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15 Breakthrough Performers of 2010


Many of the stars on last year’s list continued to dominate cinema in 2010; and just like last year a few of the stars on this year’s list have been working for quite some time, but in 2010 they’re finally getting their due.

Andrew Garfield made his debut in 2007 in the not-well received Lions For Lambs and the under-seen Boy A. Last year he was fabulous in Terry Gilliam’s The Imaginarium of Doctor Parnassus, sadly that too went a little under the radar. This year, however, Garfield had two stand-out performances: as Tommy in the much-debated adaptation of Never Let Me Go and as Eduardo Saverin in David Fincher Best Picture contender The Social Network. Garfield has received multiple nominations for his performance in the latter and is widely considered a front-runner for a Best Supporting Actor Oscar nomination next week. He’s also been named the new Spiderman, which has begun filming already and is due out in theaters in 2012.

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In Defense of The Twilight Saga: Eclipse (and the series in general)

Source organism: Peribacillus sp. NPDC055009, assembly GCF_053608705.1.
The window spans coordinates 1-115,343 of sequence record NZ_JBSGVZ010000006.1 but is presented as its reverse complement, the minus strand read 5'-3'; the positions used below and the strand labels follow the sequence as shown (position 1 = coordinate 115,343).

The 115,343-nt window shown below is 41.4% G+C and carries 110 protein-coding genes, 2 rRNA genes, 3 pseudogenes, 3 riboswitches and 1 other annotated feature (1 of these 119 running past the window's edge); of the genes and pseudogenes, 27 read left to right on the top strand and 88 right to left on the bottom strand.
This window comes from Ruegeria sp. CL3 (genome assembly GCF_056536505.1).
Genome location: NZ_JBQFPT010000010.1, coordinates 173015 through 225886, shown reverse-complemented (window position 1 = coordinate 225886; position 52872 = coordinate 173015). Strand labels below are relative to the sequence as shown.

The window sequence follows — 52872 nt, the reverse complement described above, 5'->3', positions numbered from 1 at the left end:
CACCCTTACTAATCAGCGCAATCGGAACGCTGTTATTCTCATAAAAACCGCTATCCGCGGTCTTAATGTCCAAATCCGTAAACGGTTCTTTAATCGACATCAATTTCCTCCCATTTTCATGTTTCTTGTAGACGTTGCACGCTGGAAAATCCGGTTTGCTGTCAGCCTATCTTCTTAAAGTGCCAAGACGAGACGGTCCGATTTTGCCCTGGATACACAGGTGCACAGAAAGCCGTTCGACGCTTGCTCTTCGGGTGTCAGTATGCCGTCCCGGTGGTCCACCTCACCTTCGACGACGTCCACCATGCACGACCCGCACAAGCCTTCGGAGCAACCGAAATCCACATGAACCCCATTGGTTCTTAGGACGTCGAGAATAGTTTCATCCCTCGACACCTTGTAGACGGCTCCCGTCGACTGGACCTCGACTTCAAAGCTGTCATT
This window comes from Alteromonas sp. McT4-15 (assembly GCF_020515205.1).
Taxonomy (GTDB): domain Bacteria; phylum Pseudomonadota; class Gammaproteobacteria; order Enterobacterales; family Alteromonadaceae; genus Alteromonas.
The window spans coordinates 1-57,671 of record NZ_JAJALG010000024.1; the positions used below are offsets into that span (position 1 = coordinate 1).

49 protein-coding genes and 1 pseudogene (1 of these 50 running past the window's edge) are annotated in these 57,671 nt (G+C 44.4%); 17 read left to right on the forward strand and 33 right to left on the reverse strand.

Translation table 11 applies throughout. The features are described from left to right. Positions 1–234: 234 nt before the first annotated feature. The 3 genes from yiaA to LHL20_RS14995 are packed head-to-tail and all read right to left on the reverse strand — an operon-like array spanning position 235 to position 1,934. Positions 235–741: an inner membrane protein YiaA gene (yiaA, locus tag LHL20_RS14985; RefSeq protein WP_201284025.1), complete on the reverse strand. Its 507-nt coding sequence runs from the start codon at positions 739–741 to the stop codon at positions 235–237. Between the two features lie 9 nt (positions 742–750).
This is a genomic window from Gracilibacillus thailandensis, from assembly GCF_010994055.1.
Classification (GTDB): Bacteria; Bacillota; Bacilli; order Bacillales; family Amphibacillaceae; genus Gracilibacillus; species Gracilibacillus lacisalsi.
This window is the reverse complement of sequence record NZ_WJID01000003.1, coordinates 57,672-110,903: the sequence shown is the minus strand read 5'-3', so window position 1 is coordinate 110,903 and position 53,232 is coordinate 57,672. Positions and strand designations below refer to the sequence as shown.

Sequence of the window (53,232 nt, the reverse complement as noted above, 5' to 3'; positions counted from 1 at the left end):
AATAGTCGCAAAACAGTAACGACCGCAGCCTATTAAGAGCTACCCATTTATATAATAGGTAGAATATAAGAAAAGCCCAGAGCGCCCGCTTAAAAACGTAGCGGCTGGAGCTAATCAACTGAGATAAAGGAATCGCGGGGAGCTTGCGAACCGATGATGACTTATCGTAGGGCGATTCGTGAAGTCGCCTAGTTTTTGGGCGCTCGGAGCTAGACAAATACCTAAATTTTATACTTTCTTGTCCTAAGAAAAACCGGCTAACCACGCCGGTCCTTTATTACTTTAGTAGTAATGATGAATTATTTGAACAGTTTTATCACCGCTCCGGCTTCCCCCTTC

I wasn’t going to write a review of this movie, mostly because the focus of this site is Oscar-winning and/or nominated films and contenders, but I got several requests to do a proper review. I also wanted to write on the movie because I’ve noticed that a lot of the reviewers for this chapter, as well as the previous two, have had a negative bias whether they realize it or not (Richard Roeper, this time around, however said he liked the film and was entertained). This pre-disposition is something I don’t understand at all, as part of being a reviewer is to try to stand back and approach a film objectively. That being said, I have read the books and seen all the films, and although I realize that the writing in the books is less than stellar, there is something about them that I just love. What I think it is, is that they are entertaining. They are a form of escapism, and whether they are written well or no, they are enjoyable.  Same goes for the films. They are made to ENTERTAIN, not to enlighten, enrich or inspire us. Fans of the film series already know this. The books never claimed, nor tried to be, Pulitzer Prize quality and the films never tried to be Oscar worthy. What they did was entertain and from the sheer amount of money they’ve made, clearly they have done just that.

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